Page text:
MEUREUDU, Indonesia – A strong undersea earthquake rocked Indonesia’s Aceh province early on Wednesday, killing at least 54 people and sparking a frantic rescue effort in the rubble of dozens of collapsed and damaged buildings.
Maj. Gen. Tatang Sulaiman, chief of the army in Aceh province, said 52 people have died in Pidie Jaya, the district closest to the epicenter. Another two people died in neighboring Bireuen district. The national disaster mitigation agency said 78 people have suffered serious injuries.
The rescue effort involving villagers, soldiers and police is concentrated on Meureudu, a severely affected town in Pidie Jaya district. Excavators were trying to remove debris from shop houses and other buildings where people were believed buried.
More than 40 buildings including several mosques were flattened in the district located 18 kilometers (11 miles) southwest of the epicenter, according to Aiyub Abbas, the district chief. Roads also cracked and power poles toppled over.
Abbas said there is an urgent need for excavation equipment to move heavy debris and emergency supplies. TV footage showed rescue personnel taking bodies in black bags away from the rubble.
The U.S. Geological Survey said the shallow 6.5-magnitude earthquake that struck at 5:03 a.m. (2203 GMT Tuesday) was centered about 10 kilometers (6 miles) north of Reuleut, a town in northern Aceh, at a depth of 17 kilometers (11 miles). It did not generate a tsunami.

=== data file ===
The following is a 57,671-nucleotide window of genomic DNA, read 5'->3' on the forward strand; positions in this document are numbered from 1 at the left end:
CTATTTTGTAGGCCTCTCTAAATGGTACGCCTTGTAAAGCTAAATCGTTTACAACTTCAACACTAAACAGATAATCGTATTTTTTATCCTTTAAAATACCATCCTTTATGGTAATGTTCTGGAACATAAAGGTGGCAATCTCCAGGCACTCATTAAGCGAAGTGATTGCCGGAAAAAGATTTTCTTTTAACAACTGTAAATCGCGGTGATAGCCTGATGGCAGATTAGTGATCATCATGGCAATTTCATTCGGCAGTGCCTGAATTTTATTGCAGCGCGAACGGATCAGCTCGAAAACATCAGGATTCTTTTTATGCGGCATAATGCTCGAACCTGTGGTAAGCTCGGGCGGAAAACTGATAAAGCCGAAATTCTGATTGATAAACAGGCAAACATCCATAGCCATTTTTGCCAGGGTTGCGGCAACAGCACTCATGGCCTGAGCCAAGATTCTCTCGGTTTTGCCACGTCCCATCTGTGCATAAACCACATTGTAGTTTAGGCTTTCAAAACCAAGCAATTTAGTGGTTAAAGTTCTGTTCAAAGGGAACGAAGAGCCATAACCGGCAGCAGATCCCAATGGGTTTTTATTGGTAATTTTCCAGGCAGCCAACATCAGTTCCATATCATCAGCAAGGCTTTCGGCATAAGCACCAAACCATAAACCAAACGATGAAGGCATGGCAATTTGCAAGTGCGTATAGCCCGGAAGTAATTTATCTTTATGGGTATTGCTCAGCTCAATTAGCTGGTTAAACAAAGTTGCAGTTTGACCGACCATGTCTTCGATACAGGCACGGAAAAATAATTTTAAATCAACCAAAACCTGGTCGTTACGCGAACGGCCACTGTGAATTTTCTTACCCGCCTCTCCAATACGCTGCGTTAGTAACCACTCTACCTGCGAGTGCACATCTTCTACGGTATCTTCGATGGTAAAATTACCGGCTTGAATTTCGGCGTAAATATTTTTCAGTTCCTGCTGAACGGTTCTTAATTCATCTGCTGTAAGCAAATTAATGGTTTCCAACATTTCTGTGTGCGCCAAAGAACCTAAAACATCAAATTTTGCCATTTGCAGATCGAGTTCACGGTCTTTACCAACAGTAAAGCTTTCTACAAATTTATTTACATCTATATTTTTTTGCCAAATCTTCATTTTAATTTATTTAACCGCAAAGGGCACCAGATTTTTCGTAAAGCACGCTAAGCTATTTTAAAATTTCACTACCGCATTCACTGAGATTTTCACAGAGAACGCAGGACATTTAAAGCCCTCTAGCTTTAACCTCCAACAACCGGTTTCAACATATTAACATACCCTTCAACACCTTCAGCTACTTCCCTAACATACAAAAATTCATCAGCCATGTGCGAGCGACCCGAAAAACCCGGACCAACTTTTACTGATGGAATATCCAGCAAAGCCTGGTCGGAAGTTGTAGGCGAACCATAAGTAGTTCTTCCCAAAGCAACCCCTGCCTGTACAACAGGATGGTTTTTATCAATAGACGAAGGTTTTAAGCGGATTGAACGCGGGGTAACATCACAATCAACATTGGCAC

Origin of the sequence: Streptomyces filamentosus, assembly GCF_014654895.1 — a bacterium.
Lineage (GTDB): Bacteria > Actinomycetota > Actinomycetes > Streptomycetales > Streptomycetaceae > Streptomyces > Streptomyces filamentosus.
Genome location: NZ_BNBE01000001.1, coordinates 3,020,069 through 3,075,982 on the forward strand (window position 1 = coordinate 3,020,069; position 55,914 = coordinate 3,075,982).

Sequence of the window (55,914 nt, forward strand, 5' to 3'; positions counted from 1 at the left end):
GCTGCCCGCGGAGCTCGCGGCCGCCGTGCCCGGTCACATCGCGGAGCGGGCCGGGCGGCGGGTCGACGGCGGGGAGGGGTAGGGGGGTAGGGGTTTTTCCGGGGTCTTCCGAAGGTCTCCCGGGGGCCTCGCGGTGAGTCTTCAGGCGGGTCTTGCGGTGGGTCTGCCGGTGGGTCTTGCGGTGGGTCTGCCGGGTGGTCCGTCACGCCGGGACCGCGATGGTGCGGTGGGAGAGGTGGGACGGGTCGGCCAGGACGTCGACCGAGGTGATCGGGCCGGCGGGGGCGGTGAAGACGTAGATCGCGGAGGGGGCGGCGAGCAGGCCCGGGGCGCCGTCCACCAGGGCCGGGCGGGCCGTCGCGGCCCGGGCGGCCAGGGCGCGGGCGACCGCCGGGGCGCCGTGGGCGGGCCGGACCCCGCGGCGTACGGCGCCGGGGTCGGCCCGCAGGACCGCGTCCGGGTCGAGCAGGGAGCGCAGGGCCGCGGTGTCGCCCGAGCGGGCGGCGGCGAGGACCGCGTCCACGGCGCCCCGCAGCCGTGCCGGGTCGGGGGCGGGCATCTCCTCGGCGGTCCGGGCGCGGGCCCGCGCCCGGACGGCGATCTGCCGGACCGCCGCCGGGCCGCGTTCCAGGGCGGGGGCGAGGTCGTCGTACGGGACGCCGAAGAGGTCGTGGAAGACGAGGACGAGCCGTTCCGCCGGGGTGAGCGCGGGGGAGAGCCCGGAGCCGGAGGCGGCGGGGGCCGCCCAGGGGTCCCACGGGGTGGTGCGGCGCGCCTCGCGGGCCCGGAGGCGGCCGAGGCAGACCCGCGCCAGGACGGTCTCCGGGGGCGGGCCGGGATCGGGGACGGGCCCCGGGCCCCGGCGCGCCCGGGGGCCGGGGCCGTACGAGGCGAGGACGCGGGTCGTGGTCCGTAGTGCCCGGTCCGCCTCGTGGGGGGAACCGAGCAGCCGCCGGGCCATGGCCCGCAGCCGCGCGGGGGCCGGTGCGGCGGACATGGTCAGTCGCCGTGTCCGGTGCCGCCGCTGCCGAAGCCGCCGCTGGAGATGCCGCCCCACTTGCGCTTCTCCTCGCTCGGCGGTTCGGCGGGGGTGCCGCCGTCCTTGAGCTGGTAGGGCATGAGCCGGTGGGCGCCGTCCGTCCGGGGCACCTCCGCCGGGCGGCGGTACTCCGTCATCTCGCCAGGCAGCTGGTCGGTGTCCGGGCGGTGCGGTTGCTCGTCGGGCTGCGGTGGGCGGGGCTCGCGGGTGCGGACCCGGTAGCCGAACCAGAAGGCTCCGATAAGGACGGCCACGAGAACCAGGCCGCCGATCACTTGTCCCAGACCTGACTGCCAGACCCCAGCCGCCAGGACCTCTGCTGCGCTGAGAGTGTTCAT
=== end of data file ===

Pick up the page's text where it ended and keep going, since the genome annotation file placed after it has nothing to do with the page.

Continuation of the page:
For Acehnese, the quake was another terrifying reminder of their region’s vulnerability to natural disasters. More than 100,000 died in Aceh after the Dec. 26, 2004, earthquake triggered a devastating tsunami.
“It was very bad, the tremors felt even stronger than 2004 earthquake,” said Musman Aziz, a Meureudu resident. “I was so scared the tsunami was coming.”
In the capital Jakarta, President Joko “Jokowi” Widodo said he has ordered all government agencies to take part in the rescue efforts.
Seaside resident Fitri Abidin in Pidie Jaya said she fled with her husband and wailing children to a nearby hill after the quake jolted the family awake early in the morning. They stayed there for several hours until authorities reassured them there was no tsunami risk.
“It terrified me. I was having difficulty breathing or walking,” said Abidin.
She said her husband grabbed hold of her and carried her out of the house.
The family’s house didn’t collapse but the homes of some neighbors did and Abidin is afraid three friends were buried in building collapses.
In Pidie Jaya’s neighboring district of Bireuen, a teacher at an Islamic building school died after being hit by falling debris, said health worker Achmad Taufiq.
About 20 people were being treated at a health center and one person was moved to a hospital because of broken bones and a head injury, said Taufiq.
Residents of the nearby town of Lhokseumawe ran out of their houses in panic during the quake and many people fled to higher ground.
The world’s largest archipelago, Indonesia is prone to earthquakes due to its location on the Pacific “Ring of Fire,” an arc of volcanoes and fault lines in the Pacific Basin. The 2004 quake and tsunami killed a total of 230,000 people in a dozen countries, most of them in Aceh.
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